If you are planning to buy a Nintendo Switch game console to run it Linux using the "unpatchable" exploit that was publicly revealed a few months ago, think again why Nintendo has rectified the security gap.
Informative, some time ago, the group hackers, ReSwitched, publicly revealed a security vulnerability in the Nvidia Tegra X1 chip named Fusée Gelée and could allow anyone to hack a Nintendo Switch game console to install a Linux-based operating system and run homebrew code and applications using a simple trick.
Nintendo on her part worked hard to correct the vulnerability, which hackers called "unpatchable". The company is releasing revised Nintendo Switch units that are no longer vulnerable to Fusée Gelée and similar hacks.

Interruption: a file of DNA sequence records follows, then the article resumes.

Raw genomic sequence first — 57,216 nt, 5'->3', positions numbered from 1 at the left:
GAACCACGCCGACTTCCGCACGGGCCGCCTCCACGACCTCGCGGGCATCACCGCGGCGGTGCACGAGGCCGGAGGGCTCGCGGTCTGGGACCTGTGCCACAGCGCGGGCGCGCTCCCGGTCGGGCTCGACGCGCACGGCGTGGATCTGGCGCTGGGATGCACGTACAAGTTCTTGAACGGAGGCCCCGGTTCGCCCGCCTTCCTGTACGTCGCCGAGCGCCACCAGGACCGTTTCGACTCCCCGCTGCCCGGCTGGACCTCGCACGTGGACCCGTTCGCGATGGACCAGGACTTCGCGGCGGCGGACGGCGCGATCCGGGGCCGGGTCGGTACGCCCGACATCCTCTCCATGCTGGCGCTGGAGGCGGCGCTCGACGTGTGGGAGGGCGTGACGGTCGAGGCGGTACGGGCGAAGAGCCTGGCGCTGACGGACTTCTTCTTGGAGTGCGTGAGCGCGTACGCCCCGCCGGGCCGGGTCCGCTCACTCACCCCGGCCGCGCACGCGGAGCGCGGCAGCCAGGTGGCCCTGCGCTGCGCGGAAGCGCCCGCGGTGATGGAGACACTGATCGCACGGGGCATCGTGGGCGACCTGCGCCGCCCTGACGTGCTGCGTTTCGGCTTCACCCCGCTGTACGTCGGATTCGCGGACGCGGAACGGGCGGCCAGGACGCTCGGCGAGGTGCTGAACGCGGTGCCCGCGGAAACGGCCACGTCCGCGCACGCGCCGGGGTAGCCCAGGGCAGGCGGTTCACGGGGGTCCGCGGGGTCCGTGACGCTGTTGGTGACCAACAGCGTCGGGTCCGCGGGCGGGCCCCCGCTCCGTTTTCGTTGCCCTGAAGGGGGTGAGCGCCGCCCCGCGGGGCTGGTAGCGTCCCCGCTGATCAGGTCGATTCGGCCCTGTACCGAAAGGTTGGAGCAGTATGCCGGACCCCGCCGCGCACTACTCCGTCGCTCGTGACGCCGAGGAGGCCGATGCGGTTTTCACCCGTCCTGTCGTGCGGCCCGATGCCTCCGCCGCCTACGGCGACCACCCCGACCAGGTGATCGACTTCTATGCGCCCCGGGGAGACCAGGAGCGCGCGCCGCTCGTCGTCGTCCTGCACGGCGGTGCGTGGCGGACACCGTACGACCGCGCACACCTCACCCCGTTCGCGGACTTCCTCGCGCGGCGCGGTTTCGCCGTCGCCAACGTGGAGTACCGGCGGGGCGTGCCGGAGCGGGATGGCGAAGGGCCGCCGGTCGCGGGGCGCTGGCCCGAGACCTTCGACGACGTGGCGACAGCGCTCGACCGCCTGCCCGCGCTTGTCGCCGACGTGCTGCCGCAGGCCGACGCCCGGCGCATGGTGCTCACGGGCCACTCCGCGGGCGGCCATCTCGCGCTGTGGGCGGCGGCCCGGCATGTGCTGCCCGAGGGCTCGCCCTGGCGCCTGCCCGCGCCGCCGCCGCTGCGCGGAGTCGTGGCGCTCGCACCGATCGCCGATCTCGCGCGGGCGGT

The good news is that if you already have a Nintendo Switch console, you are likely to be able to hack it with various available methods of the market so you can run Linux and other homebrew software on it. In the same way, some revised Nintendo Switch units still have an older firmware that is vulnerable to these hacks.
The SciresM hacker says on Twitter that the new Nintendo Switch units use 4.1.0 firmware that is vulnerable to deja vu exploit. The hacker urges users who bought a new Nintendo Switch running 4.1.0 firmware not to upgrade to Nintendo's recently announced 5.0.0 firmware.